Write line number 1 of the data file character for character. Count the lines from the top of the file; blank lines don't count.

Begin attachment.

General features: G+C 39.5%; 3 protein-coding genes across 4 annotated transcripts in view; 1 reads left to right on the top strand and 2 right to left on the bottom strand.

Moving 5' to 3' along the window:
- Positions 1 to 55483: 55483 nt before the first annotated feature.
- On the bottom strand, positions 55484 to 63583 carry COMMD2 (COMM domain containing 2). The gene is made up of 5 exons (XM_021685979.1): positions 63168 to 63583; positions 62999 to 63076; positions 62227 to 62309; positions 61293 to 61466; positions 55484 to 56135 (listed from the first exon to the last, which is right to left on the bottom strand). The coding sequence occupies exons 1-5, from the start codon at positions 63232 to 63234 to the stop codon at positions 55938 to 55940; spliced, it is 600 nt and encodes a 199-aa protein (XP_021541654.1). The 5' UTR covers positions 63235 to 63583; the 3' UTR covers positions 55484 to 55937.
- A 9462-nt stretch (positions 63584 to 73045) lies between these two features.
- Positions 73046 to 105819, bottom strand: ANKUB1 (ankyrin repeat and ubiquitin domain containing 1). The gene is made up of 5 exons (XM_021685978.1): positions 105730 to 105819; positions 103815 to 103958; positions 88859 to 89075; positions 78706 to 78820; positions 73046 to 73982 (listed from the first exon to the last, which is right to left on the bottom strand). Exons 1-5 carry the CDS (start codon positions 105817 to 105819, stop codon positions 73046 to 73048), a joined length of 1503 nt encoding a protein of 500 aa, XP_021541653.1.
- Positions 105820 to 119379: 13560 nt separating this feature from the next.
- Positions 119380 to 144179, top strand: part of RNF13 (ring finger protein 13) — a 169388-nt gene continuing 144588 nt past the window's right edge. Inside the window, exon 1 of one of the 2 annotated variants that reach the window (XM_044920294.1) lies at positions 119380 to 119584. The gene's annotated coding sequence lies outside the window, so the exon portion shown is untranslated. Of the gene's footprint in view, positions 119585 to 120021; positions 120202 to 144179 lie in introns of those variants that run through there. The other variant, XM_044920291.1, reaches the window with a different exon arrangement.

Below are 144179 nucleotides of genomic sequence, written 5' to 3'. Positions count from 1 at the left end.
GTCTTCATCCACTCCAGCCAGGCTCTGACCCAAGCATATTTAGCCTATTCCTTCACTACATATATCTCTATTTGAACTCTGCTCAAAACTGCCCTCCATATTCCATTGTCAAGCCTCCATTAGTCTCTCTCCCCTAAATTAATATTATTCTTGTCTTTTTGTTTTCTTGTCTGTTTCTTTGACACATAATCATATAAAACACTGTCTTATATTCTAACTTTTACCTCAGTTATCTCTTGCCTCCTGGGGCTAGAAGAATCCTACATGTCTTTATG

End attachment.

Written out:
General features: G+C 39.5%; 3 protein-coding genes across 4 annotated transcripts in view; 1 reads left to right on the top strand and 2 right to left on the bottom strand.